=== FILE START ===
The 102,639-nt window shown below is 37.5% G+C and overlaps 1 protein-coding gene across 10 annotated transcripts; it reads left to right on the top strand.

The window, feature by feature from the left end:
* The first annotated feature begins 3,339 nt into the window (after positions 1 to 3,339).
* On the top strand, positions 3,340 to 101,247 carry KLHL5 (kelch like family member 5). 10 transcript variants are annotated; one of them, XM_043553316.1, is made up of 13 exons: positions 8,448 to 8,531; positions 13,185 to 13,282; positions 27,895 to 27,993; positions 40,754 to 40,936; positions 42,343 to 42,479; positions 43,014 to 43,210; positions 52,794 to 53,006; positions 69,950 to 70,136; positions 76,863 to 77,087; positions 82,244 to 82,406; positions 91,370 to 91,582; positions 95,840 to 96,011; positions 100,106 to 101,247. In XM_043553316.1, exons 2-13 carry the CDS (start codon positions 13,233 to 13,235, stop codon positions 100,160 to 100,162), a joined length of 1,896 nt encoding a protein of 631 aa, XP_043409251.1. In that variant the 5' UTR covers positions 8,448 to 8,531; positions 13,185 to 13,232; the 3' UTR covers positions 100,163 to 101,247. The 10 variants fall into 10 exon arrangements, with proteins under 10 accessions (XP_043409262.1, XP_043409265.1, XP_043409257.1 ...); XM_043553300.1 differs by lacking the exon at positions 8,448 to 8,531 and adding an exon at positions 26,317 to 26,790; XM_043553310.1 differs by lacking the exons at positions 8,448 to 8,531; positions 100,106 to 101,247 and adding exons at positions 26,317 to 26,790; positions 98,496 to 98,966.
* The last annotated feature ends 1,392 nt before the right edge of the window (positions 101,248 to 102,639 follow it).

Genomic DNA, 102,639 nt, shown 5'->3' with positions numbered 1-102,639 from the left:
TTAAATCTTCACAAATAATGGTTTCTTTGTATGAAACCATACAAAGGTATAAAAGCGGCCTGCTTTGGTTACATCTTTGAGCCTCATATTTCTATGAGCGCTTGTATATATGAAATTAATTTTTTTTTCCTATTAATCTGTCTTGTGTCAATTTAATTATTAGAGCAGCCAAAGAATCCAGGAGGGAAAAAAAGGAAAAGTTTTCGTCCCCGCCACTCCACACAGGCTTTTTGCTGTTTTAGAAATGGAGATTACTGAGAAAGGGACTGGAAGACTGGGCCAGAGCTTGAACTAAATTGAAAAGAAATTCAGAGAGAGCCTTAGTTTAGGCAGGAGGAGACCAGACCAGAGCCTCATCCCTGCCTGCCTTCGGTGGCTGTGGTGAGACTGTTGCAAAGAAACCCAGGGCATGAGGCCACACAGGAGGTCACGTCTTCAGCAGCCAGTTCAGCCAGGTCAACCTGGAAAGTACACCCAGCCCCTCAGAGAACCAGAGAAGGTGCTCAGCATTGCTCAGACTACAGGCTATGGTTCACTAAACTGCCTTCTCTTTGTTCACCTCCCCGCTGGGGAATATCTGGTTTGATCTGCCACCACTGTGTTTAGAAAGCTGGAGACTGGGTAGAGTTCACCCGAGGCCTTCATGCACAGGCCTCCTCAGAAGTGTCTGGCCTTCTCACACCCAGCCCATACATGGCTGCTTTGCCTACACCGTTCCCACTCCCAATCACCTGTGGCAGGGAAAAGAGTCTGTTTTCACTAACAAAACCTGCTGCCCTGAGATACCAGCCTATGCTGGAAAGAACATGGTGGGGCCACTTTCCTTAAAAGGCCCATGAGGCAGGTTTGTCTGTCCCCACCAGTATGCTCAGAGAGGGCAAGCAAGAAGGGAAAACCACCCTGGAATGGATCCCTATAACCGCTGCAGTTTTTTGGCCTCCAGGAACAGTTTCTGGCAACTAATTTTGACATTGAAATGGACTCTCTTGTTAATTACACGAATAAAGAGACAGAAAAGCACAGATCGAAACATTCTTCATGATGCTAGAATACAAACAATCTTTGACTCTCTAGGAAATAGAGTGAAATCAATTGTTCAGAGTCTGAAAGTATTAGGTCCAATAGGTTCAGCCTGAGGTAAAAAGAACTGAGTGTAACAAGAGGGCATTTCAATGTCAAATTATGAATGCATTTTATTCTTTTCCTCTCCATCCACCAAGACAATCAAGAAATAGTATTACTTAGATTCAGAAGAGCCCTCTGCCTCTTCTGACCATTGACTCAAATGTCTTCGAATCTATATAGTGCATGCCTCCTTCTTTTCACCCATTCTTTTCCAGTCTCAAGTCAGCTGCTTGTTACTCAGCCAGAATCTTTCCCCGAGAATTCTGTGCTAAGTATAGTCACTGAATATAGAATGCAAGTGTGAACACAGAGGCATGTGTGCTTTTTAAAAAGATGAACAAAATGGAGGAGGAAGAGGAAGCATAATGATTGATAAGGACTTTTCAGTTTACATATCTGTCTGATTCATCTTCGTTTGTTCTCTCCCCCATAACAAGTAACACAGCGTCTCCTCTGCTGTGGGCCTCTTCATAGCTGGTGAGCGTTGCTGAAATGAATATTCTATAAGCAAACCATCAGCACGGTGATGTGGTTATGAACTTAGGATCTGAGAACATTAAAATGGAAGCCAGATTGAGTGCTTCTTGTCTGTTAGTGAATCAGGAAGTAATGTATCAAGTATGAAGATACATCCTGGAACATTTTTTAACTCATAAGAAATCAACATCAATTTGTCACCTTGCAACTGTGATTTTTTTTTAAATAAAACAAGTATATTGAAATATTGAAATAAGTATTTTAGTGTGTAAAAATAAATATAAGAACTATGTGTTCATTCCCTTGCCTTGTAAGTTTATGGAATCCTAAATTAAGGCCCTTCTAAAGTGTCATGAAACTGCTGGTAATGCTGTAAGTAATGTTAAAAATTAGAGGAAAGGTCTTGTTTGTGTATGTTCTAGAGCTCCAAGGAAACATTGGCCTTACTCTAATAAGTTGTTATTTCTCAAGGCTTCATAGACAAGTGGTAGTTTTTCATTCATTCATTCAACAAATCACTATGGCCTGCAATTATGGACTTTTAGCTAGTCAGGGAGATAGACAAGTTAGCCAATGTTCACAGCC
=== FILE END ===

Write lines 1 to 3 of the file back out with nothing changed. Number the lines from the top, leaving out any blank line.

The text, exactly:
The 102,639-nt window shown below is 37.5% G+C and overlaps 1 protein-coding gene across 10 annotated transcripts; it reads left to right on the top strand.

The window, feature by feature from the left end:
* The first annotated feature begins 3,339 nt into the window (after positions 1 to 3,339).